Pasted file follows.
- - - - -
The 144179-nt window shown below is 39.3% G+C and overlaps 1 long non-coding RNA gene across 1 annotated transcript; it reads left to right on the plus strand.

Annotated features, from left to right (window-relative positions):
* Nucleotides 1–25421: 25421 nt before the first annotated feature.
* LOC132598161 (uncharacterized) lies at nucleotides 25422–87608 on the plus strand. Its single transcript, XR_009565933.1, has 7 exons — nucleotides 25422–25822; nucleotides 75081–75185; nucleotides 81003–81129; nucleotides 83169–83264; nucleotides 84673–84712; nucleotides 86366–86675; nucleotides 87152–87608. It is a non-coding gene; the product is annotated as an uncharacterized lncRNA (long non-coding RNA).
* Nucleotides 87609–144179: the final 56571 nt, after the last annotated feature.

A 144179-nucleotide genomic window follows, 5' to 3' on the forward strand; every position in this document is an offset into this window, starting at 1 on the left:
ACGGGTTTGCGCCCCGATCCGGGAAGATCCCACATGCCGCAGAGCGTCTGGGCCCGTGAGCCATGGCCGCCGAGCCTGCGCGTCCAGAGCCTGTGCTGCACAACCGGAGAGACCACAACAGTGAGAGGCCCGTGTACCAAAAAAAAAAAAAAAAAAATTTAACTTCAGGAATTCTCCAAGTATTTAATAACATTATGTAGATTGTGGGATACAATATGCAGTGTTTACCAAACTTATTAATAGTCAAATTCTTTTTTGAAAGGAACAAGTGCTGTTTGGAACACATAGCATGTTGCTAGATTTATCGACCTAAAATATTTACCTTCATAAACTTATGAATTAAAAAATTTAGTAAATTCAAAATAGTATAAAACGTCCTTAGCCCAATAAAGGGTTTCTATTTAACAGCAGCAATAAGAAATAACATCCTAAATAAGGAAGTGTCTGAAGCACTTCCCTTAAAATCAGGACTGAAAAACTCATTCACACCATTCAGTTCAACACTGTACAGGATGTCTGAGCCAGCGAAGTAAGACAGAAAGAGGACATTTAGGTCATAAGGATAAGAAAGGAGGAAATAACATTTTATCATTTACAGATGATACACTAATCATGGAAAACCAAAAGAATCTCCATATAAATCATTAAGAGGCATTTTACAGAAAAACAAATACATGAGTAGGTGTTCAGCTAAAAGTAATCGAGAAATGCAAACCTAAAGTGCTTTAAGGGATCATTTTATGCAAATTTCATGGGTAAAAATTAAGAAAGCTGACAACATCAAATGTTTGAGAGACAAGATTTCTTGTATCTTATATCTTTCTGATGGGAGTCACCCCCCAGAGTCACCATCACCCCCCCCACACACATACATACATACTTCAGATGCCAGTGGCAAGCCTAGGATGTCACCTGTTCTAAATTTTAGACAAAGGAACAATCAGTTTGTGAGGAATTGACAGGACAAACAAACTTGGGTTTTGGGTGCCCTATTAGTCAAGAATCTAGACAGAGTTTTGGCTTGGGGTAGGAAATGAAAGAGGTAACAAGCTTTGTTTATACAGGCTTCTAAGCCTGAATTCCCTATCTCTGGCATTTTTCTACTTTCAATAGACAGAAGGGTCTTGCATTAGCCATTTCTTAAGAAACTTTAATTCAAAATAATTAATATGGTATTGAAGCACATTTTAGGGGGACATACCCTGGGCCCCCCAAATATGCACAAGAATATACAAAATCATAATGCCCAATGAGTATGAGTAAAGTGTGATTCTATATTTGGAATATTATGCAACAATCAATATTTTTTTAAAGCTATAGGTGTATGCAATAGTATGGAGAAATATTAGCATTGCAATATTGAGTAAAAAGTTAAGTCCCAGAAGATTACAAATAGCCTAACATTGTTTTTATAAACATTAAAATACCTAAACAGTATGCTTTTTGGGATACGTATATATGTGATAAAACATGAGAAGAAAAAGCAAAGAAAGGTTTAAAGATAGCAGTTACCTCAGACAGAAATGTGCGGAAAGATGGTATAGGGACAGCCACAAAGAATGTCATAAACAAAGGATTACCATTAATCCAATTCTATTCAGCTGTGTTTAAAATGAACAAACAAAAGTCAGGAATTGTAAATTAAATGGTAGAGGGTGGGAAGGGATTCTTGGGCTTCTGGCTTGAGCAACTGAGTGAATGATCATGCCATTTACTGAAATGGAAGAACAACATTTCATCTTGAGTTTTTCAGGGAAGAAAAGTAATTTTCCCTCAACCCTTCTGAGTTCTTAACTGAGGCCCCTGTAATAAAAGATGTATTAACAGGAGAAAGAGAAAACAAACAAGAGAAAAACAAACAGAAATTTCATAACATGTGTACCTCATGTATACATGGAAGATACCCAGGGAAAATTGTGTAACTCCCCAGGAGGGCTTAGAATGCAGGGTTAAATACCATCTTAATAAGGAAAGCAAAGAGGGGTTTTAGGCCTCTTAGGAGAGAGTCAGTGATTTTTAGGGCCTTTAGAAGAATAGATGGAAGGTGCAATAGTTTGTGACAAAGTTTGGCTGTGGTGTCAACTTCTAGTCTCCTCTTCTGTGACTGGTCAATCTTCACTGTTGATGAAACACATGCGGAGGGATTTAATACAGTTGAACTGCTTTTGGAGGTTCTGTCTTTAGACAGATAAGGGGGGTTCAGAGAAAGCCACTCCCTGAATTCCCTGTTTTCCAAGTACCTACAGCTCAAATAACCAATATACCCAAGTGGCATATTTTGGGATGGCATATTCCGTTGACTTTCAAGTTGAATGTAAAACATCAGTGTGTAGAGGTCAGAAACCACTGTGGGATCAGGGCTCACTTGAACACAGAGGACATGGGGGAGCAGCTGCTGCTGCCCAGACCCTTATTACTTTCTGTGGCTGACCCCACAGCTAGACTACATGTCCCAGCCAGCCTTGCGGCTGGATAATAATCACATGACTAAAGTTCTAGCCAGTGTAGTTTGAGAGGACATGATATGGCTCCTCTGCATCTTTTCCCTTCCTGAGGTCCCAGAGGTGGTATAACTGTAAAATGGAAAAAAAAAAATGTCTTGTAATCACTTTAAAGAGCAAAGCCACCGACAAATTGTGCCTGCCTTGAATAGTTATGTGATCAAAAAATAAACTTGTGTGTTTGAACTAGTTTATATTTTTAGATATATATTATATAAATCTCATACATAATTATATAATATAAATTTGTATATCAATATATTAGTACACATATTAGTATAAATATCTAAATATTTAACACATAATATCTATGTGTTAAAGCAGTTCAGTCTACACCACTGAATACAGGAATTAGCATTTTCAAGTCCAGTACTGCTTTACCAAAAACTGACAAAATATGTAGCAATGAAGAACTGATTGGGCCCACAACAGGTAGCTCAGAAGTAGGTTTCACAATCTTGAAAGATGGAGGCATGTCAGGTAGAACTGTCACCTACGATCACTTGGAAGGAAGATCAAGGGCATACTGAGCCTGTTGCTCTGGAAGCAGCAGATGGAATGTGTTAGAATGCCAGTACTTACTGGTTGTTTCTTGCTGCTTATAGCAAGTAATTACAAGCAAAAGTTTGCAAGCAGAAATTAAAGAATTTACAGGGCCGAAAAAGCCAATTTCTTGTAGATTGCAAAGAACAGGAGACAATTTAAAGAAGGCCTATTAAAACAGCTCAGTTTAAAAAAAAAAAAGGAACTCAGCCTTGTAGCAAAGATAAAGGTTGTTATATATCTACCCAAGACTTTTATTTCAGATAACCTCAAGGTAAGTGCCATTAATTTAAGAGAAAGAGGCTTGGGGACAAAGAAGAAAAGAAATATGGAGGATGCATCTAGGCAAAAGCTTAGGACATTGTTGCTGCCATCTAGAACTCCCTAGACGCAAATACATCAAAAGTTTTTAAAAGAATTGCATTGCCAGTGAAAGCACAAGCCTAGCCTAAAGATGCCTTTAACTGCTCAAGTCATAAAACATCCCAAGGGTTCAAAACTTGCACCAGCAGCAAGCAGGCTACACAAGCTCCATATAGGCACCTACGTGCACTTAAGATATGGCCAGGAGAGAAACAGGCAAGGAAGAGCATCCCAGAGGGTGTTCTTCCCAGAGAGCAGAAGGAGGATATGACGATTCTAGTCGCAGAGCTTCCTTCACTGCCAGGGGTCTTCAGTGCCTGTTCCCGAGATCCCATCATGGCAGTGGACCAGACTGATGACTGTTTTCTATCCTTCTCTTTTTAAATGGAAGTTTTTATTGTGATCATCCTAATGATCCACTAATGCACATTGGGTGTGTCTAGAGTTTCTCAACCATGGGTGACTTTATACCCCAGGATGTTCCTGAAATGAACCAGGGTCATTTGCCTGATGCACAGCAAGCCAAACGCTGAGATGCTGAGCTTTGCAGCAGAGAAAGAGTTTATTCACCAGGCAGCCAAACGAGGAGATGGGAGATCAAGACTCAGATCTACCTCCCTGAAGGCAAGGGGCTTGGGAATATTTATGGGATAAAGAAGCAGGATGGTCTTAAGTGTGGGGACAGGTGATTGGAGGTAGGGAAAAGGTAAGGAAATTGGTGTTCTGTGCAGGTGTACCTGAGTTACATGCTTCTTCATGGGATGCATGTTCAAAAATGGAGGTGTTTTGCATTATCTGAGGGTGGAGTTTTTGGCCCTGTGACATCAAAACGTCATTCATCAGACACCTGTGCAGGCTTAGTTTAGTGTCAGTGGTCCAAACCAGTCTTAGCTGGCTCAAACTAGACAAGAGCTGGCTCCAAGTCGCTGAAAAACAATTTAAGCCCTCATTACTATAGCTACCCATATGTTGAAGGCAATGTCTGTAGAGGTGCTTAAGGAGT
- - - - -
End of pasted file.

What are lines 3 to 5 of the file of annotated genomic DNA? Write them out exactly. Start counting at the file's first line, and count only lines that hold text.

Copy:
* Nucleotides 1–25421: 25421 nt before the first annotated feature.
* LOC132598161 (uncharacterized) lies at nucleotides 25422–87608 on the plus strand. Its single transcript, XR_009565933.1, has 7 exons — nucleotides 25422–25822; nucleotides 75081–75185; nucleotides 81003–81129; nucleotides 83169–83264; nucleotides 84673–84712; nucleotides 86366–86675; nucleotides 87152–87608. It is a non-coding gene; the product is annotated as an uncharacterized lncRNA (long non-coding RNA).
* Nucleotides 87609–144179: the final 56571 nt, after the last annotated feature.